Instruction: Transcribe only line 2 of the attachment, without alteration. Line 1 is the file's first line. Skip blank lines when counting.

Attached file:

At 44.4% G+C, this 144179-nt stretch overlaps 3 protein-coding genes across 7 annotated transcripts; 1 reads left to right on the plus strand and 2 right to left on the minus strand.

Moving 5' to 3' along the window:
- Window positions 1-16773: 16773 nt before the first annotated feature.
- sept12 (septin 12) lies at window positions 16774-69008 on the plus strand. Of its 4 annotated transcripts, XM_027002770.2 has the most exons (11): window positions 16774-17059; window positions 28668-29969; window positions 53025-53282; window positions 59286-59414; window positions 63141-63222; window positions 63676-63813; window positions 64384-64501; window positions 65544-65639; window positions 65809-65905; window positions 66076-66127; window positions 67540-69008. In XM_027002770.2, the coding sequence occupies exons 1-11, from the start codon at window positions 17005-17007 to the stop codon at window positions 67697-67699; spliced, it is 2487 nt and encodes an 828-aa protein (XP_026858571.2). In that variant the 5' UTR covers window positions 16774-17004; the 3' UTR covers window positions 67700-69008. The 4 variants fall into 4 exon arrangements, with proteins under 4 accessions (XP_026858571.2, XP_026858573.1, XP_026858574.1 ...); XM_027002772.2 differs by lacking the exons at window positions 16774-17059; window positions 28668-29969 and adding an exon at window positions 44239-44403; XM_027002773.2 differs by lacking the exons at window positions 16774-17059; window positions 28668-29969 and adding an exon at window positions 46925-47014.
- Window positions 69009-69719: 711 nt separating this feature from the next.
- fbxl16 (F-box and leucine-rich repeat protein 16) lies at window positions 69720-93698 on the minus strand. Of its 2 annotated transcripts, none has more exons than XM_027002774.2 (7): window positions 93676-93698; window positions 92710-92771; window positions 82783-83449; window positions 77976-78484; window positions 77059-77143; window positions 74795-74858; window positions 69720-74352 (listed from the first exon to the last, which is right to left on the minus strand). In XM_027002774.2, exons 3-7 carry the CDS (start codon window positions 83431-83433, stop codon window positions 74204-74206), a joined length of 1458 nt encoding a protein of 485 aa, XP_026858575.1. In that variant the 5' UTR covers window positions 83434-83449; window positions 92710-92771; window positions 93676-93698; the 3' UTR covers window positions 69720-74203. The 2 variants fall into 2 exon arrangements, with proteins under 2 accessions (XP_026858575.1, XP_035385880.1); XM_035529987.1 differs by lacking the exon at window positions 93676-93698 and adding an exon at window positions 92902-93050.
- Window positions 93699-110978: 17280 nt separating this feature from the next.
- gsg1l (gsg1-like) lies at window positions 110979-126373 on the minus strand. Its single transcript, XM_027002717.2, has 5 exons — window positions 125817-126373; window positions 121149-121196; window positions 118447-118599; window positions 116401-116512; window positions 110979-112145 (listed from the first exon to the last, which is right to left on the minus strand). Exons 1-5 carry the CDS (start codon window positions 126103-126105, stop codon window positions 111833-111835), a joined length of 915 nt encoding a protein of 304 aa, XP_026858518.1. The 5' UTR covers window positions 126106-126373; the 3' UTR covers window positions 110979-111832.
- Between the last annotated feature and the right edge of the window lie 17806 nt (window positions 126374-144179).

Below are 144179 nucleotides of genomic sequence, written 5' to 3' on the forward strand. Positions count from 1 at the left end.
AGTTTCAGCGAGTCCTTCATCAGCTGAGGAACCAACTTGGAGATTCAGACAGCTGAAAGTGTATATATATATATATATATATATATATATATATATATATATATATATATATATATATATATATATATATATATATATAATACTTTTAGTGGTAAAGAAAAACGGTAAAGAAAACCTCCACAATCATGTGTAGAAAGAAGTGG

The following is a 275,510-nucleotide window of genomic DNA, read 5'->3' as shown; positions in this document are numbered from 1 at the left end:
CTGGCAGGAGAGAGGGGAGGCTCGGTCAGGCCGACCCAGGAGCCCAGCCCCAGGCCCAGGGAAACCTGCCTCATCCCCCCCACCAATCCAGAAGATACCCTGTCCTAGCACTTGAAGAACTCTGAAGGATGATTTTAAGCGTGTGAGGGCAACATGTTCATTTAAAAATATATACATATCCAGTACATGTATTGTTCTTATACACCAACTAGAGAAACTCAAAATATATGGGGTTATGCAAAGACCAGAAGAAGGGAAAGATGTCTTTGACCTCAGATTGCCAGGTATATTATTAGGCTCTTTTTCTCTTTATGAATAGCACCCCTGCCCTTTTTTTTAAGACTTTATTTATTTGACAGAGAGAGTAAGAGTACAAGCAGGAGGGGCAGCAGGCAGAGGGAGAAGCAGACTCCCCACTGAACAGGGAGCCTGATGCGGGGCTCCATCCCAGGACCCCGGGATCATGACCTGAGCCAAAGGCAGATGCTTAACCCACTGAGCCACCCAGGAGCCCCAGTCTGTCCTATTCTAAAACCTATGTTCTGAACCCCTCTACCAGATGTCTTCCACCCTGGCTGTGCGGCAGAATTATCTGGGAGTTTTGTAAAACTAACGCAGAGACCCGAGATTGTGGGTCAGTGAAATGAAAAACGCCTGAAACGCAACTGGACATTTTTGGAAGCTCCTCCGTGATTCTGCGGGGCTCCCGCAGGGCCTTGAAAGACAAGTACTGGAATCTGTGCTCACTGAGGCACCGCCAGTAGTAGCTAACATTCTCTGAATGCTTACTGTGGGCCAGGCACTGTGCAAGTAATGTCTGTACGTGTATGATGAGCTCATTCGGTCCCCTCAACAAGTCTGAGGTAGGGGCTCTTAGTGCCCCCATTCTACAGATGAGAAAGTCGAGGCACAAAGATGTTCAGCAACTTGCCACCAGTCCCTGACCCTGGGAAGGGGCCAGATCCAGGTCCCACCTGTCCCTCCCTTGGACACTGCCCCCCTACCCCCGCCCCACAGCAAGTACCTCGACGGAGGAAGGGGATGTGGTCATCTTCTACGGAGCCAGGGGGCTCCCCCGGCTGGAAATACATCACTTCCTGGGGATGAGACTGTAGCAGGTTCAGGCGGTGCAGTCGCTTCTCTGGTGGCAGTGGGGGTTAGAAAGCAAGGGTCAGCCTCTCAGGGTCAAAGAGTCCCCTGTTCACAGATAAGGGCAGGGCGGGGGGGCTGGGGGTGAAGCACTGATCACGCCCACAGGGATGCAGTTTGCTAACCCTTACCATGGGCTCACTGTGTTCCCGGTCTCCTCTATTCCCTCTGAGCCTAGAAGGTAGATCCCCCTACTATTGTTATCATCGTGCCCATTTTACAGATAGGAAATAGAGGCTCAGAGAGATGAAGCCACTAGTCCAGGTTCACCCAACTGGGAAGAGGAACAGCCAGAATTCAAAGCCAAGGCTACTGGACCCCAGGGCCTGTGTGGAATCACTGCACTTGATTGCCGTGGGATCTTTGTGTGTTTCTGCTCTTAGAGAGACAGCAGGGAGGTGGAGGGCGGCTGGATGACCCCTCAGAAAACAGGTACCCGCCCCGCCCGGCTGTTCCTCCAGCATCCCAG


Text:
Moving 5' to 3' along the window: